13 October 2014

Fouad Laroui: L'Étrange Affaire du pantalon de Dassoukine (2012)

Fouad Laroui's novel Les Tribulations du dernier Sijilmassi made it into the first selection for this year's Goncourt prize, but failed to make the second selection. His book L'Étrange Affaire du pantalon de Dassoukine won the Goncourt prize for short stories last year, and this is probably an excellent introduction to the author's strange world.

Laroui is a French-speaking writer who was born in Morocco, has lived in England, and now lives in the Netherlands, and as a theme, national difference is prominent in a few of the nine stories here. Also prominent are questions of (sometimes mistaken) identity, (existential) confusion, the use of language, irony, and references (direct or oblique) to literature, philosophy, and popular culture. Much of this mix is usually expressed in a light and frequently humorous manner, with conversation – often including stories within stories – frequently an important driving factor.

'L'Étrange Affaire du pantalon de Dassoukine' is the title of one one of the shortest stories in this book of the same name. It begins with the spoken 'La Belgique est bien la patrie du surréalisme' ('Belgium is Very Much the Homeland of Surrealism'), and this more or less sets the tone for much of the book. Dassoukine is a Moroccan sent by his government on an urgent mission to Brussels to buy a large and much-needed supply of corn.

Unfortunately his trousers are stolen during the night and as his stay is very short he only has that pair. He also has an early interview, and because he's very tall he will have a great problem finding another pair of (even borrowed) trousers to fit him. As it happens, the hotel manager is very understanding and his aunt runs an Oxfam Solidarité shop a few minutes away on rue de l'Étang: she opens it for him to look at the wares. Rue de l'Étang translates as 'Pond Street', and the only pair of trousers that will fit him could well have been dragged out of a pond and dried.

So Dassoukine presents himself before the EU committee looking not altogether unlike a tramp, and the head of the committee is the man who the evening before mistook Dassoukine for a waiter at the hotel. The committee's decision is to give him a huge supply of corn, and he will be welcomed by a lavish reception when he returns to Morocco a hero: all due to his trousers, of course.

The title of the next story is 'Dislocation' and (rather like another title in the collection – 'Né nulle part' ('Born Nowhere') – is very appropriate for a work by Laroui. This time the story is distinctly Oulipian, and the paragraphs are like an ever-expanding language sandwich in which the original beginning and end of the sentence are repeated as more information is gradually added inside it, and that too is repeated, until the sentence (now a large number of sentences) is a paragraph over three pages long. What we are reading – as he walks home increasingly slowly to his wife  are the thoughts of Maati, who is a Moroccan living in Utrecht with his Dutch wife Anna. He's feeling foreign and dislocated, and philosophical, existential, literary and linguistic thoughts assail him, as does the thorny question of his adapting or not adapting. His dislocation is relieved by the loving Anna, who sees an exhausted husband, and after he collapses on the sofa she takes off his shoes while humming a song, and Maati seems to realise that he's reached home.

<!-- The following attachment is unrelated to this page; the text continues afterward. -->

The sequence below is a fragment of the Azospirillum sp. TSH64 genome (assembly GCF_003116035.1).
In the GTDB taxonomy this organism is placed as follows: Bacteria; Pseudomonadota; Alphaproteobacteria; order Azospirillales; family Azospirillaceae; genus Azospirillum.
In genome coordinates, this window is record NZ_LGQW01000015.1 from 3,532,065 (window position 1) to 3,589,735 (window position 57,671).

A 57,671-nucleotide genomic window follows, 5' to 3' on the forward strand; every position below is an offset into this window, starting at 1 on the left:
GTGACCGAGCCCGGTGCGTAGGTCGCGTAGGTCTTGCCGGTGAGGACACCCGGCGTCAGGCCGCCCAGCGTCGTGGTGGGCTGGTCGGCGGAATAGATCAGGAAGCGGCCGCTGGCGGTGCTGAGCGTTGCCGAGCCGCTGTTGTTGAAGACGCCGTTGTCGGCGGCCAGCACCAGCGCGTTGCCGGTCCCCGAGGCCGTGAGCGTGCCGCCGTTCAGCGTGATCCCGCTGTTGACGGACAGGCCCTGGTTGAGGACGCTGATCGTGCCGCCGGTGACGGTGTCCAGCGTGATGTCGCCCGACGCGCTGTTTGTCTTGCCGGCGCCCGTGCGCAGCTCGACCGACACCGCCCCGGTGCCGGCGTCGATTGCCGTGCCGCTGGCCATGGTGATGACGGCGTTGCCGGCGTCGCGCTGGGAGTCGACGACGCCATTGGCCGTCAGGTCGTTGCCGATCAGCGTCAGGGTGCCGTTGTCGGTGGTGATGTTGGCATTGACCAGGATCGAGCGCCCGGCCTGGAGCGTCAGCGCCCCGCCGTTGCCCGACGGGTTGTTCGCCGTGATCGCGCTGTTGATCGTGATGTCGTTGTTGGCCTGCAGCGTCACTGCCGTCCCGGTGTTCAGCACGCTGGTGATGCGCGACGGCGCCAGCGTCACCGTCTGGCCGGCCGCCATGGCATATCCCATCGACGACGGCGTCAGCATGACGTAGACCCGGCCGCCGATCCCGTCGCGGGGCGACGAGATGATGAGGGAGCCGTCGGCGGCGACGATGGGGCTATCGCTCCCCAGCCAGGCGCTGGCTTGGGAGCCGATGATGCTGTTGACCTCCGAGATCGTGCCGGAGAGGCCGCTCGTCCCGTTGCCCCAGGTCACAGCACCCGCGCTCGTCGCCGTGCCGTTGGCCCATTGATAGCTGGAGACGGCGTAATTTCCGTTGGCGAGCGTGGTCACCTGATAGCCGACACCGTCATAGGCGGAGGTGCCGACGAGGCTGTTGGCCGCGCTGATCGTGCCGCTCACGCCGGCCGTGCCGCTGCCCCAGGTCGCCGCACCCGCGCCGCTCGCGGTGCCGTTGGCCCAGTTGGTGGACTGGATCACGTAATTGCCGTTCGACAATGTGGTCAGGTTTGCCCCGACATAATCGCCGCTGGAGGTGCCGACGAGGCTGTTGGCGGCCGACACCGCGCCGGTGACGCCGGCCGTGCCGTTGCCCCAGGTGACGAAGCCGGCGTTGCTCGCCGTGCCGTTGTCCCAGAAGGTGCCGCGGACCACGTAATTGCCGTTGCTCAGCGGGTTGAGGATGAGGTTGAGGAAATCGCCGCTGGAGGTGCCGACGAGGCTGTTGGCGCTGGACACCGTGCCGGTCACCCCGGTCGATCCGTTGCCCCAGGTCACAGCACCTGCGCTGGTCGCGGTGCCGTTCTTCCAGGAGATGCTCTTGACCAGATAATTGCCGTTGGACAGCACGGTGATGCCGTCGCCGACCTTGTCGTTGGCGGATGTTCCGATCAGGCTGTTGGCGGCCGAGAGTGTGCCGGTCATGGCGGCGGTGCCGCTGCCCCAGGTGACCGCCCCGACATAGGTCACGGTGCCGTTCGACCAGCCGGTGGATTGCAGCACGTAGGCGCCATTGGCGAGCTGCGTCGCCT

'Ce qui ne s'est pas dit à Bruxelles' ('What's Not Said in Brussels') has a couple of lovers – John the Dutchman in the Netherlands and Annie the French woman in France – having one of their many dates, this time in Brussels. But Annie, who muffles out the polyglot talk in the train carriage with earplugs, has decided to end the relationship, not realising that John has made the same decision. Two people, foreign to each other in more than one way, have in the past relished difference – as when John learns the names of trees in French and Annie laughingly thinks the Dutch equivalents sound like insults – but now they rehearse the fairwell speeches. Although they're never spoken, or at least they're never heard, and the relationship continues.

The above may suggest there's positive resolution in all the stories, but there's not, and Laroui's work certainly can't be described as whimsical or sentimental. In the playlet 'Le Quart d'heure des philosophes' (Philosophers' Quarter-Hour') Amir's threatening gun turns out to be only a water pistol, but his former philosophy teacher Sylvie has still been terrified by it, she still runs away in fear, and Amir himself – even though he's become a philosophy teacher – has obviously harboured a quasi-psychotic desire to avenge himself for the youth he feels Sylvie has stolen from him simply by teaching him philosophy. And then in 'Le Garde du corps de Bennani' ('Bennani's bodyguard'), the bodyguard smashes Bennani to a pulp in a drunken act of class hatred. Yes, there's a darker side to Fouad Laroui. For me at least, this introduction was encouraging and I shall look out for more of his work.

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